‘Scientists need to take better care of their brain’
Research, lectures, management… Scientists need to be at home in all areas. Allocate the work more effectively, so that they can concentrate on what they are really good at, says Marie-José van Tol, the new chair of The Young Academy.
Van Tol took over this week at the helm of The Young Academy, a group of relatively young researchers affiliated with the Royal Netherlands Academy of Arts and Sciences. She is a cognitive neuroscientist by training and would like to see a lot of changes in the academic world in the Netherlands. “We need to change the focus”, she says. “Science is more than merely sensational publications in prestigious journals.”
The Young Academy has long been involved in the debate about the move towards ‘recognition and rewards’ in science. Are you going to continue that?
“Yes. Breakthroughs in science are important of course, but that is not the sole object of your career. We also want to educate the next generation, set up research infrastructures and improve the academic world, by making a contribution to open science, for instance. Suppose that you create software that can be used everywhere. This is very important and time-consuming work that allows other people to make a breakthrough. We’re all in it together.”
Marcel Levi, chair of the Dutch Research Council, recently compared science with top sport. Is that really the case?
“The comparison is valid in relation to dedication, endurance and team sports. This applies in science too. But top sport is about beating your opponent; that is not the case with science. We need to focus on exceptional discoveries not on exceptional individuals. Nowadays we expect a scientist to be a sort of all-round skating champion, someone who comes over well in the media, teaches and publishes terrific research.”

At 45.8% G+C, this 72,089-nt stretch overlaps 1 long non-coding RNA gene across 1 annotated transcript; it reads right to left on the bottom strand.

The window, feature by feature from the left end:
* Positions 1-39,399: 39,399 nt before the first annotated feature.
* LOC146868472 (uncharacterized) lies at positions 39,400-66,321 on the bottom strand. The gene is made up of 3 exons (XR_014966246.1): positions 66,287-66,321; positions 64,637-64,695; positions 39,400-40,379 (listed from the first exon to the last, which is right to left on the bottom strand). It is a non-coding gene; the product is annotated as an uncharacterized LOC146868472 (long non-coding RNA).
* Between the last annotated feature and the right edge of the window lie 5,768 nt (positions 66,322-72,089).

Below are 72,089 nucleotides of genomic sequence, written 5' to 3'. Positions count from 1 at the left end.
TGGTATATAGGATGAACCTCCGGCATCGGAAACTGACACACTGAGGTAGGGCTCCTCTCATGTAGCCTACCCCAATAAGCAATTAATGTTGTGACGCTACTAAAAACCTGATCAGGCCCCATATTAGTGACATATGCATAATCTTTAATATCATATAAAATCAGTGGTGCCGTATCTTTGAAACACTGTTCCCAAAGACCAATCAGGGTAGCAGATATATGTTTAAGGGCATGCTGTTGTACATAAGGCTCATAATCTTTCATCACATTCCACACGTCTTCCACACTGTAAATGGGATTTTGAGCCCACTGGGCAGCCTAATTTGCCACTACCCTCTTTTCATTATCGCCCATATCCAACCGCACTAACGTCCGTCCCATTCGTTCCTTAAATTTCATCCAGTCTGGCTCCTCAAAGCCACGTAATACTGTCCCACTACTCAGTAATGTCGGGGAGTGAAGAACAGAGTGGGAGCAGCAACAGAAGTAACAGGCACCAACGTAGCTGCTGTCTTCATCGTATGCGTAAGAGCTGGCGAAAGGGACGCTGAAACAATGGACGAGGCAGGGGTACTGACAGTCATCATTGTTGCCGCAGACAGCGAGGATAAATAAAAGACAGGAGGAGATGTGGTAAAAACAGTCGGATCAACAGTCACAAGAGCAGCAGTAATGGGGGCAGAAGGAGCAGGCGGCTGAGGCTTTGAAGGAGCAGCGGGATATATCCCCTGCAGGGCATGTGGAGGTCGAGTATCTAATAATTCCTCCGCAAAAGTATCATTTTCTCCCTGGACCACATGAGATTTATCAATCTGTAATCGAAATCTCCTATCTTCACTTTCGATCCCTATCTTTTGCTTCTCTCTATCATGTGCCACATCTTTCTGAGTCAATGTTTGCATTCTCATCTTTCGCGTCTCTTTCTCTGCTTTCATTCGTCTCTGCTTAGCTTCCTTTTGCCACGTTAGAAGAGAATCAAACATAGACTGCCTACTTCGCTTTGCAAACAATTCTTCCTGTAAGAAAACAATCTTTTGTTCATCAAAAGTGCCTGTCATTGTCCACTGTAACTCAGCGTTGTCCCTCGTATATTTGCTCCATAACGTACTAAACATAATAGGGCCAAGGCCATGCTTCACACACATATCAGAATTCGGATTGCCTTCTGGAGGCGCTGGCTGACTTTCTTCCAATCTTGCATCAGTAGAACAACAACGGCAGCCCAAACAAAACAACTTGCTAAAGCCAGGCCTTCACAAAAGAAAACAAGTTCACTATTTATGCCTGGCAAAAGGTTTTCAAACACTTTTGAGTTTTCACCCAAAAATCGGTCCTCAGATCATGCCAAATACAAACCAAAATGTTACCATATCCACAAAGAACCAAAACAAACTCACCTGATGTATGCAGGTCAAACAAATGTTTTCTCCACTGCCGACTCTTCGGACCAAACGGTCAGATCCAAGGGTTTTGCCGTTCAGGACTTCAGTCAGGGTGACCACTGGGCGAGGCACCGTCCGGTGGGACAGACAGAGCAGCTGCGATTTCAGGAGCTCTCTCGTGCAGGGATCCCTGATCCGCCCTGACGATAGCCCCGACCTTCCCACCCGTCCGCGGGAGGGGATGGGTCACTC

Who gets left out if you set such standards?
“It is certainly not to the benefit of, let’s say, a good scientist with a social anxiety disorder who cannot be promoted because he has not yet delivered a keynote lecture to an audience of a thousand people. It would be a sin to throw away talent like that.”
Does so much scientific talent go to waste?
“You can see that from the student population, which is more diverse than the scientific world, whereas a diversity of perspectives is actually essential for innovation. For example, there ought to be more room for women and for people with a migration background.”
Why do students from those groups not end up in science?
“If, like me, you don’t come from an academic family, you are simply less likely to choose a career in research. It helps if you suggest to students that they could actually become researchers. That needs to start in the classroom.”
What made you want to go into research?
“I became genuinely intrigued by science during my graduation research. Curiosity is deeply rooted in my family and that’s suited to a scientific environment. After working as a psychologist in a nursing home, I applied for a doctoral research post. But even then I didn’t really know what it meant in the academic world and what the opportunities would be afterwards. I did it purely out of interest. And as a researcher of motivation I now know that this works to your advantage, because when you do something that you consider important and interesting, you perform better as well.”
What psychological insights can you use as the chair of The Young Academy?
“We need to take better care of our most important organ, the brain; I want to draw attention to that. So much potential is lost when people sit at home suffering from depression or burnout caused by excessive workload or job insecurity. And that happens very often in higher education. It is essential for our mental wellbeing that we are able to focus on things we consider important and not on the hypercompetition that currently exists in the scientific community. Ultimately, that is to the benefit of academic quality and creativity.”
IMAGE: Ronald Zijlstra